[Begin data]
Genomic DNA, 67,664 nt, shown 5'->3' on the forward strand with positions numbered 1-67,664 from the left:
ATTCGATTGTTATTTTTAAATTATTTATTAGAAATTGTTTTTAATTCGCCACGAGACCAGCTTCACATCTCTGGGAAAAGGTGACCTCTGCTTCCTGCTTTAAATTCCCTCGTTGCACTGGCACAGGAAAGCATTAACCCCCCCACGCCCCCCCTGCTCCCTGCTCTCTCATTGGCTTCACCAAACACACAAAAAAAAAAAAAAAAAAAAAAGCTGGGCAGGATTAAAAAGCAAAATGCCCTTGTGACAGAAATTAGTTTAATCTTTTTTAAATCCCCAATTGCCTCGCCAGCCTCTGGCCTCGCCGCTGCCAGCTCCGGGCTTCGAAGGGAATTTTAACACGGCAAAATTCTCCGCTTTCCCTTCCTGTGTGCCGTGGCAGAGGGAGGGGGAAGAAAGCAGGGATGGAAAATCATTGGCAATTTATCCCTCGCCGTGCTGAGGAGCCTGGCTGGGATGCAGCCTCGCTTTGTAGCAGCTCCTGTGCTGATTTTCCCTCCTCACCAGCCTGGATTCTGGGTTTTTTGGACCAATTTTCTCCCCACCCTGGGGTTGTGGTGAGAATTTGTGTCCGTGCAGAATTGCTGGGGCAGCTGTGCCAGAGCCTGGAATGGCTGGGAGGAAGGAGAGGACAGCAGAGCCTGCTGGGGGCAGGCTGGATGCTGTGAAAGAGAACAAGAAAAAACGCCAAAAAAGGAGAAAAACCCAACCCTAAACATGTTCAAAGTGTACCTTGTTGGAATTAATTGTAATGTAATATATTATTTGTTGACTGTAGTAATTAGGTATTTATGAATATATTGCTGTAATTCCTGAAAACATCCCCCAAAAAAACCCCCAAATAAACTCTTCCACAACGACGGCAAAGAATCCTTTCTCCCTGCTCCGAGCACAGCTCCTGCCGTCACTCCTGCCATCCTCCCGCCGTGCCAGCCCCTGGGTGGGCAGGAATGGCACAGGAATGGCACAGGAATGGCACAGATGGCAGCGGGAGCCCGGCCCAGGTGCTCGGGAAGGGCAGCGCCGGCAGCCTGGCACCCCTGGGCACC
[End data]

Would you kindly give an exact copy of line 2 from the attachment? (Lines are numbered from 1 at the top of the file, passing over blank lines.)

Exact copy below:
ATTCGATTGTTATTTTTAAATTATTTATTAGAAATTGTTTTTAATTCGCCACGAGACCAGCTTCACATCTCTGGGAAAAGGTGACCTCTGCTTCCTGCTTTAAATTCCCTCGTTGCACTGGCACAGGAAAGCATTAACCCCCCCACGCCCCCCCTGCTCCCTGCTCTCTCATTGGCTTCACCAAACACACAAAAAAAAAAAAAAAAAAAAAAGCTGGGCAGGATTAAAAAGCAAAATGCCCTTGTGACAGAAATTAGTTTAATCTTTTTTAAATCCCCAATTGCCTCGCCAGCCTCTGGCCTCGCCGCTGCCAGCTCCGGGCTTCGAAGGGAATTTTAACACGGCAAAATTCTCCGCTTTCCCTTCCTGTGTGCCGTGGCAGAGGGAGGGGGAAGAAAGCAGGGATGGAAAATCATTGGCAATTTATCCCTCGCCGTGCTGAGGAGCCTGGCTGGGATGCAGCCTCGCTTTGTAGCAGCTCCTGTGCTGATTTTCCCTCCTCACCAGCCTGGATTCTGGGTTTTTTGGACCAATTTTCTCCCCACCCTGGGGTTGTGGTGAGAATTTGTGTCCGTGCAGAATTGCTGGGGCAGCTGTGCCAGAGCCTGGAATGGCTGGGAGGAAGGAGAGGACAGCAGAGCCTGCTGGGGGCAGGCTGGATGCTGTGAAAGAGAACAAGAAAAAACGCCAAAAAAGGAGAAAAACCCAACCCTAAACATGTTCAAAGTGTACCTTGTTGGAATTAATTGTAATGTAATATATTATTTGTTGACTGTAGTAATTAGGTATTTATGAATATATTGCTGTAATTCCTGAAAACATCCCCCAAAAAAACCCCCAAATAAACTCTTCCACAACGACGGCAAAGAATCCTTTCTCCCTGCTCCGAGCACAGCTCCTGCCGTCACTCCTGCCATCCTCCCGCCGTGCCAGCCCCTGGGTGGGCAGGAATGGCACAGGAATGGCACAGGAATGGCACAGATGGCAGCGGGAGCCCGGCCCAGGTGCTCGGGAAGGGCAGCGCCGGCAGCCTGGCACCCCTGGGCACC